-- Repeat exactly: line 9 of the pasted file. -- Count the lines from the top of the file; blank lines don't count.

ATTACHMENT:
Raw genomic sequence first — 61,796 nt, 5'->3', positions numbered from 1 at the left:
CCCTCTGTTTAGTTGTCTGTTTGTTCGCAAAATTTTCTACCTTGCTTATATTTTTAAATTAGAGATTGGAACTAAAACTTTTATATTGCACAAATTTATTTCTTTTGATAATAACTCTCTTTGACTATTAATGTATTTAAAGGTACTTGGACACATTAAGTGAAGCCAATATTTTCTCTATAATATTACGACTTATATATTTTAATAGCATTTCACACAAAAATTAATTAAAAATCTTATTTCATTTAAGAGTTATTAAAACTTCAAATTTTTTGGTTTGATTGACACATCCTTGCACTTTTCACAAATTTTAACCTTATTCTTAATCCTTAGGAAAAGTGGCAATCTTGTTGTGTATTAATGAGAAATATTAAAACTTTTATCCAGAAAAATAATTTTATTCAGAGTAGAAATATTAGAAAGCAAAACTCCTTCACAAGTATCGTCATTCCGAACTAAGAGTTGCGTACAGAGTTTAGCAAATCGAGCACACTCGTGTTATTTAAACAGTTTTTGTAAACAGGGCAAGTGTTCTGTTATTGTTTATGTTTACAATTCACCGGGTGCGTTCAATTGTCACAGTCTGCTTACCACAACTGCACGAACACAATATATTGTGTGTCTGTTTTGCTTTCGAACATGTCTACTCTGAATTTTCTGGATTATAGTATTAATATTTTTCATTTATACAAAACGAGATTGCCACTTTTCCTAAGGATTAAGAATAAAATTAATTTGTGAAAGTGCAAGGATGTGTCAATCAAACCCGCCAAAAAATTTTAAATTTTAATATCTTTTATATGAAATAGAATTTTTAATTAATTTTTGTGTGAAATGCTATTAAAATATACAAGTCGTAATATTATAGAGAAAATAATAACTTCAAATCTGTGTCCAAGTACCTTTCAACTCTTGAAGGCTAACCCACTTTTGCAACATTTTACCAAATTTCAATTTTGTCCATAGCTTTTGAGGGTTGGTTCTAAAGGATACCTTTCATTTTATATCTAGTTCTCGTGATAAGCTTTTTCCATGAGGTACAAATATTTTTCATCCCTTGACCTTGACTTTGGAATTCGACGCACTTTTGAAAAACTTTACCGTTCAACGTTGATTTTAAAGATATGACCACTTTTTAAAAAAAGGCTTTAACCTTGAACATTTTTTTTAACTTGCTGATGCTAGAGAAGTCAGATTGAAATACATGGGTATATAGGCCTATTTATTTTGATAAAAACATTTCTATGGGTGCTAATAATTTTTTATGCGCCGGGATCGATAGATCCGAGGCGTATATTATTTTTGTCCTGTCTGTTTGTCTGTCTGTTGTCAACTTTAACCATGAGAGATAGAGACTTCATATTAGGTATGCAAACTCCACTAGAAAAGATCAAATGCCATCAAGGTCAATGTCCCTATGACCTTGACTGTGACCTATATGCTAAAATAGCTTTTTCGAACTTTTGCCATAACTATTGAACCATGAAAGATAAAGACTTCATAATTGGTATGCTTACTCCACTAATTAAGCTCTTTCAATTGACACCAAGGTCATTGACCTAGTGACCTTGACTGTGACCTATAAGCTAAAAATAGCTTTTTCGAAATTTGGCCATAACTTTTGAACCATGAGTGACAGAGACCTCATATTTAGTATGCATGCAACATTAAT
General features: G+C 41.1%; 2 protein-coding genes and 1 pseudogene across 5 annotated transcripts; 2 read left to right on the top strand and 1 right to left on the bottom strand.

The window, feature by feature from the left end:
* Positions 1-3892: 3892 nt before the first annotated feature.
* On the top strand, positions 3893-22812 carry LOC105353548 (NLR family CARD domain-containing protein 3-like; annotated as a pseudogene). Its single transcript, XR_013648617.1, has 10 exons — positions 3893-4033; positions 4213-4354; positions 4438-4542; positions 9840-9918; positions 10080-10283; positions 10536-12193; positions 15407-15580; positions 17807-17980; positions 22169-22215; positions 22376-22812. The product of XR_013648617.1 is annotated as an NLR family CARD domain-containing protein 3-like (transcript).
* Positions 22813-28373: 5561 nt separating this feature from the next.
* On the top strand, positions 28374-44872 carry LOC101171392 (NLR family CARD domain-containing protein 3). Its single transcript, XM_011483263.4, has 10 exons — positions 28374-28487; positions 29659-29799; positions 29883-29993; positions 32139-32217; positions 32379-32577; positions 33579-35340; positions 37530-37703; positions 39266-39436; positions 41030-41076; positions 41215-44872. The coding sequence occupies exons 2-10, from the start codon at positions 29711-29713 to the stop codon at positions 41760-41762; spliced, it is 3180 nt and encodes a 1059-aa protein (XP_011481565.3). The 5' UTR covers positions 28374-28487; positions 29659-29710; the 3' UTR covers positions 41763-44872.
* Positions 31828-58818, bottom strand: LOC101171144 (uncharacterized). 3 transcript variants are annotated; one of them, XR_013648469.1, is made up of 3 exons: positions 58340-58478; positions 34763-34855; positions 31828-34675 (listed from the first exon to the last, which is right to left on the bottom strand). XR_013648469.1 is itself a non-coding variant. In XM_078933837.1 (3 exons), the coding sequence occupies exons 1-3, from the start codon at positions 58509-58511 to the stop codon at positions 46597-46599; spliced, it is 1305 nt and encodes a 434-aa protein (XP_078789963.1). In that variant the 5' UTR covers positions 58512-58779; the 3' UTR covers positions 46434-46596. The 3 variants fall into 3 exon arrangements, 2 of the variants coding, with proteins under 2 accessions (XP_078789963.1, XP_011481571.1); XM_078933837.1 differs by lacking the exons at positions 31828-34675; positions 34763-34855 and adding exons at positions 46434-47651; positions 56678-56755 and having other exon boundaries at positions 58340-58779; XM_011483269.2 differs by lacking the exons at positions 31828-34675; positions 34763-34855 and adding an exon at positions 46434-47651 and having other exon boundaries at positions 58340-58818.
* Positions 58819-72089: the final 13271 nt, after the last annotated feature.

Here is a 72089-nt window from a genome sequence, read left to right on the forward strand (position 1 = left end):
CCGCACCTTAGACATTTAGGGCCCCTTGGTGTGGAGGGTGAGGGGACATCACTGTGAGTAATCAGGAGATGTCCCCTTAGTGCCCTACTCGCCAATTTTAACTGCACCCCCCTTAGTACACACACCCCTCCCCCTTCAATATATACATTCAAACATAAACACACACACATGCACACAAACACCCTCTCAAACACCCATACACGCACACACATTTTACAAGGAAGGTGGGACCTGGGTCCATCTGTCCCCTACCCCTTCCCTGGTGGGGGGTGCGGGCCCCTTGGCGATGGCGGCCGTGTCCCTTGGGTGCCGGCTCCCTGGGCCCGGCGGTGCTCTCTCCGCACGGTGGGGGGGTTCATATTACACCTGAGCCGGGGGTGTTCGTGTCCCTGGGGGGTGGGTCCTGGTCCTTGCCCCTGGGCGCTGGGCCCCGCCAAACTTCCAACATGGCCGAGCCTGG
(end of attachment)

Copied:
* Positions 31828-58818, bottom strand: LOC101171144 (uncharacterized). 3 transcript variants are annotated; one of them, XR_013648469.1, is made up of 3 exons: positions 58340-58478; positions 34763-34855; positions 31828-34675 (listed from the first exon to the last, which is right to left on the bottom strand). XR_013648469.1 is itself a non-coding variant. In XM_078933837.1 (3 exons), the coding sequence occupies exons 1-3, from the start codon at positions 58509-58511 to the stop codon at positions 46597-46599; spliced, it is 1305 nt and encodes a 434-aa protein (XP_078789963.1). In that variant the 5' UTR covers positions 58512-58779; the 3' UTR covers positions 46434-46596. The 3 variants fall into 3 exon arrangements, 2 of the variants coding, with proteins under 2 accessions (XP_078789963.1, XP_011481571.1); XM_078933837.1 differs by lacking the exons at positions 31828-34675; positions 34763-34855 and adding exons at positions 46434-47651; positions 56678-56755 and having other exon boundaries at positions 58340-58779; XM_011483269.2 differs by lacking the exons at positions 31828-34675; positions 34763-34855 and adding an exon at positions 46434-47651 and having other exon boundaries at positions 58340-58818.